Information security company Symantec is reassessing its Internet-based cloud strategy as its chief executive, Steve Bennett, narrows down its offerings.
The Mountain View, Calif.-based company is shuttering one of its cloud-based backup storage services, primarily used by small- and medium-size business customers, to invest more in its other cloud services.
The decision is an acknowledgment that even companies that moved early to Internet-based systems must constantly reassess course. Bennett, who took over about a year and a half ago after the board of directors ousted Enrique Salem, has been promoting a leaner vision for the company, which he calls “Symantec 4.0.”
“Our new offerings will be broader in scale and better integrated, targeting the highest-value needs of our customers and partners,” he wrote in a Symantec quarterly publication in April.
Backup Exec.cloud allowed customers to store data from personal computers or servers on the Internet, for between $38 and $45 a year. The company announced that it would stop taking new customers early next month. It is not offering a replacement service, although it will continue to support existing customers for about a year.
“We had to make some very tough decisions over the last 18 months,” said Piero DePaoli, senior director of product marketing for Symantec’s commercial segment. “As we looked at the cloud based backup business — we had the product in market for some time — we didn’t see great uptick from our customer base on it.”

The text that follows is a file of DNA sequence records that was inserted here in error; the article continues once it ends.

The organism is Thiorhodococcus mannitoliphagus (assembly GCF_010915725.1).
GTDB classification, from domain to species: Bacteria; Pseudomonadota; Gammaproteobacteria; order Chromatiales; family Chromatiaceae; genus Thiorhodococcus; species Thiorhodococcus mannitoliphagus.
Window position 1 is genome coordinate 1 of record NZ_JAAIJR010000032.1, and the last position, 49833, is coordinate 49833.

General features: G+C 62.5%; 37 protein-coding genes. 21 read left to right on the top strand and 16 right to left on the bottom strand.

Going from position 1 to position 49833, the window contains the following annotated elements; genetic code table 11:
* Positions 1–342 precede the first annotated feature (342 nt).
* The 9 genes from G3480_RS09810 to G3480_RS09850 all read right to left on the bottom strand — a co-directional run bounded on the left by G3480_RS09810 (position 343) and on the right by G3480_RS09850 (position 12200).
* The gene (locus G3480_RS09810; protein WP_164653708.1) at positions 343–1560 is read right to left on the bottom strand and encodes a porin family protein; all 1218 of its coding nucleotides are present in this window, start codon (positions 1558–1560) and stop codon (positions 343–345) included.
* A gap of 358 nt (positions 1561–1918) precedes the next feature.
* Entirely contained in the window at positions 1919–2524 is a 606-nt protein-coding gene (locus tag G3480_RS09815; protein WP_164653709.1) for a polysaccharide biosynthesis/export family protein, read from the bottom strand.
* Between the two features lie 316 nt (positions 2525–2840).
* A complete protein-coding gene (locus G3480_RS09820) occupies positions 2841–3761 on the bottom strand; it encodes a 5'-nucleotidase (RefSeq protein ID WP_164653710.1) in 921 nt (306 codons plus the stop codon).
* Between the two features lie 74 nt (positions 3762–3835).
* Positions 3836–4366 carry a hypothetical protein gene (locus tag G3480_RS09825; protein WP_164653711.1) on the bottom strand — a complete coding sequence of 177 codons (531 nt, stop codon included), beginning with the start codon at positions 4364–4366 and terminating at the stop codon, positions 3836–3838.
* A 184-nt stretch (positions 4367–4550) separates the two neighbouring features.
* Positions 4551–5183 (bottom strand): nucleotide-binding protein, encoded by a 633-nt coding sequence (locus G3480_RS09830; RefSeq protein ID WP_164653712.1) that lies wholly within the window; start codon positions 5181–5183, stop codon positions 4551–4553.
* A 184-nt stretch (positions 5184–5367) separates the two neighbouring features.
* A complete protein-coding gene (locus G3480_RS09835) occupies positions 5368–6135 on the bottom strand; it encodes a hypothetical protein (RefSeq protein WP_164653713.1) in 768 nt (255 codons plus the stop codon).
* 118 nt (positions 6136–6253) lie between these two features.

More than half of users were backing up only one machine, DePaoli said, suggesting that the resources used to maintain the service might be better invested in backup services for larger businesses and e-mail systems, and in its anti-virus protection services.
Symantec introduced Backup Exec.cloud last year. Morningstar analyst Andrew Lange said he found it not surprising it was not performing well enough to maintain. It was a hybrid system, allowing businesses to store data on machines locally and in the cloud. “They really tried to make a cloud solution out of something that wasn’t cloud-based to begin with. From an architectural standpoint, they’re at a bit of a disadvantage here. The competition has built cloud backup solutions from the ground up.”
But, he noted, the attempt did not impose a huge cost on the company. “This isn’t exactly going to move the needle for a $7 billion revenue company,” Lange said.
Yet several smaller competitors — including such cloud firms as Zetta, Quorum and KeepVault — are attempting to pick up Backup Exec.cloud customers who are searching for an alternative backup system.
For instance Axcient, a cloud firm also based in Mountain View, has set up billboard advertisements along California highways reading “R.I.P. Symantec BackupExec.Cloud.” The company has created a customer service team specifically for migrating Backup Exec.cloud customers to Axcient. New customers will not be charged for the professional service or the storage during the migration period, chief executive Justin Moore said.
“Realistically, it’s between a $3,000 and $5,000 value we’re providing for free,” he said.
For the past few weeks since Symantec announced it was cutting the service, Axcient has received up to 50 inquiries a day, Moore said. Symantec “is the 800-pound gorilla that’s dominated this market for two decades.”
It is unclear whether Backup Exec.cloud’s demise will allow smaller competitors to displace Symantec, DePaoli said.
“Based on the number of customers Symantec has in this area, I don’t see this as having a drastic effect on the Symantec course of business,” he said.